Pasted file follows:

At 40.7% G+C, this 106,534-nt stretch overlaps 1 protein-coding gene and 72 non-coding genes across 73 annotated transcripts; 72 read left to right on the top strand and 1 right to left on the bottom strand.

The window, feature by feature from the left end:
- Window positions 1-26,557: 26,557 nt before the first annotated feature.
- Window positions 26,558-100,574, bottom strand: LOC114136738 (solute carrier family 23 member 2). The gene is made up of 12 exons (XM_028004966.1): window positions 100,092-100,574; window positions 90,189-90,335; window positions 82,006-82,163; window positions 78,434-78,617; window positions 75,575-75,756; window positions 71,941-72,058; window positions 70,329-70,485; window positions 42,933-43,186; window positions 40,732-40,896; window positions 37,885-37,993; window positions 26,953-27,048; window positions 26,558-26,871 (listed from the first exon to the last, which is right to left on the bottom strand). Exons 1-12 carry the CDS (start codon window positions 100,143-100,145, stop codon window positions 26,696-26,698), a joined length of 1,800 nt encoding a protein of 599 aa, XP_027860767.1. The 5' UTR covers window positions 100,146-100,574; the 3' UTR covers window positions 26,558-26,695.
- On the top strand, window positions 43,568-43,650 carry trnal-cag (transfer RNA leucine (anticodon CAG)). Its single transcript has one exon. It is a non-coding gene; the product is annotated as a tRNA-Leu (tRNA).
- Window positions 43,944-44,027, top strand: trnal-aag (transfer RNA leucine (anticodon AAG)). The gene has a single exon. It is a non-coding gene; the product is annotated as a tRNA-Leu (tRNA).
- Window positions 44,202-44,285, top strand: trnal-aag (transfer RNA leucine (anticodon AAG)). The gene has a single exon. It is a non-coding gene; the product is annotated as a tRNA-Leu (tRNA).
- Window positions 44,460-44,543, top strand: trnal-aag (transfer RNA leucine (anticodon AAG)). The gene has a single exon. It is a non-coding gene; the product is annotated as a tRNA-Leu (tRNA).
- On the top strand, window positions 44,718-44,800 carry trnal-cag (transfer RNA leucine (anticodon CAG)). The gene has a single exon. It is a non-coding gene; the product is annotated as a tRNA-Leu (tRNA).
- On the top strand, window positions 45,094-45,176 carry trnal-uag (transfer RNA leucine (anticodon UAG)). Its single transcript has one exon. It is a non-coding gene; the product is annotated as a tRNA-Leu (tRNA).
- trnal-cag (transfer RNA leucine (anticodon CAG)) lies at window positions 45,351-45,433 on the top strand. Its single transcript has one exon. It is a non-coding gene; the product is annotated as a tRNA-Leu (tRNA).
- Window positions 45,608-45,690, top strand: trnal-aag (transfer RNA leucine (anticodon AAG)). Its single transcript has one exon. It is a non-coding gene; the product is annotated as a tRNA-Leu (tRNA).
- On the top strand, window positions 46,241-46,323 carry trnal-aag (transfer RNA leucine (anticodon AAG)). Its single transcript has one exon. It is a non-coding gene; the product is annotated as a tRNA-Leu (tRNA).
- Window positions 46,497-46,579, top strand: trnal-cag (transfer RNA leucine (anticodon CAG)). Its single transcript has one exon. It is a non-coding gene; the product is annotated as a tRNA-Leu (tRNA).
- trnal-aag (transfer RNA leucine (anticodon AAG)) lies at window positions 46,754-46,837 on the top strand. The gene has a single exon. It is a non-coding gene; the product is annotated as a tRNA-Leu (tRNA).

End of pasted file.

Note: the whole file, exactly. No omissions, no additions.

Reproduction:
At 40.7% G+C, this 106,534-nt stretch overlaps 1 protein-coding gene and 72 non-coding genes across 73 annotated transcripts; 72 read left to right on the top strand and 1 right to left on the bottom strand.

The window, feature by feature from the left end:
- Window positions 1-26,557: 26,557 nt before the first annotated feature.
- Window positions 26,558-100,574, bottom strand: LOC114136738 (solute carrier family 23 member 2). The gene is made up of 12 exons (XM_028004966.1): window positions 100,092-100,574; window positions 90,189-90,335; window positions 82,006-82,163; window positions 78,434-78,617; window positions 75,575-75,756; window positions 71,941-72,058; window positions 70,329-70,485; window positions 42,933-43,186; window positions 40,732-40,896; window positions 37,885-37,993; window positions 26,953-27,048; window positions 26,558-26,871 (listed from the first exon to the last, which is right to left on the bottom strand). Exons 1-12 carry the CDS (start codon window positions 100,143-100,145, stop codon window positions 26,696-26,698), a joined length of 1,800 nt encoding a protein of 599 aa, XP_027860767.1. The 5' UTR covers window positions 100,146-100,574; the 3' UTR covers window positions 26,558-26,695.
- On the top strand, window positions 43,568-43,650 carry trnal-cag (transfer RNA leucine (anticodon CAG)). Its single transcript has one exon. It is a non-coding gene; the product is annotated as a tRNA-Leu (tRNA).
- Window positions 43,944-44,027, top strand: trnal-aag (transfer RNA leucine (anticodon AAG)). The gene has a single exon. It is a non-coding gene; the product is annotated as a tRNA-Leu (tRNA).
- Window positions 44,202-44,285, top strand: trnal-aag (transfer RNA leucine (anticodon AAG)). The gene has a single exon. It is a non-coding gene; the product is annotated as a tRNA-Leu (tRNA).
- Window positions 44,460-44,543, top strand: trnal-aag (transfer RNA leucine (anticodon AAG)). The gene has a single exon. It is a non-coding gene; the product is annotated as a tRNA-Leu (tRNA).
- On the top strand, window positions 44,718-44,800 carry trnal-cag (transfer RNA leucine (anticodon CAG)). The gene has a single exon. It is a non-coding gene; the product is annotated as a tRNA-Leu (tRNA).
- On the top strand, window positions 45,094-45,176 carry trnal-uag (transfer RNA leucine (anticodon UAG)). Its single transcript has one exon. It is a non-coding gene; the product is annotated as a tRNA-Leu (tRNA).
- trnal-cag (transfer RNA leucine (anticodon CAG)) lies at window positions 45,351-45,433 on the top strand. Its single transcript has one exon. It is a non-coding gene; the product is annotated as a tRNA-Leu (tRNA).
- Window positions 45,608-45,690, top strand: trnal-aag (transfer RNA leucine (anticodon AAG)). Its single transcript has one exon. It is a non-coding gene; the product is annotated as a tRNA-Leu (tRNA).
- On the top strand, window positions 46,241-46,323 carry trnal-aag (transfer RNA leucine (anticodon AAG)). Its single transcript has one exon. It is a non-coding gene; the product is annotated as a tRNA-Leu (tRNA).
- Window positions 46,497-46,579, top strand: trnal-cag (transfer RNA leucine (anticodon CAG)). Its single transcript has one exon. It is a non-coding gene; the product is annotated as a tRNA-Leu (tRNA).
- trnal-aag (transfer RNA leucine (anticodon AAG)) lies at window positions 46,754-46,837 on the top strand. The gene has a single exon. It is a non-coding gene; the product is annotated as a tRNA-Leu (tRNA).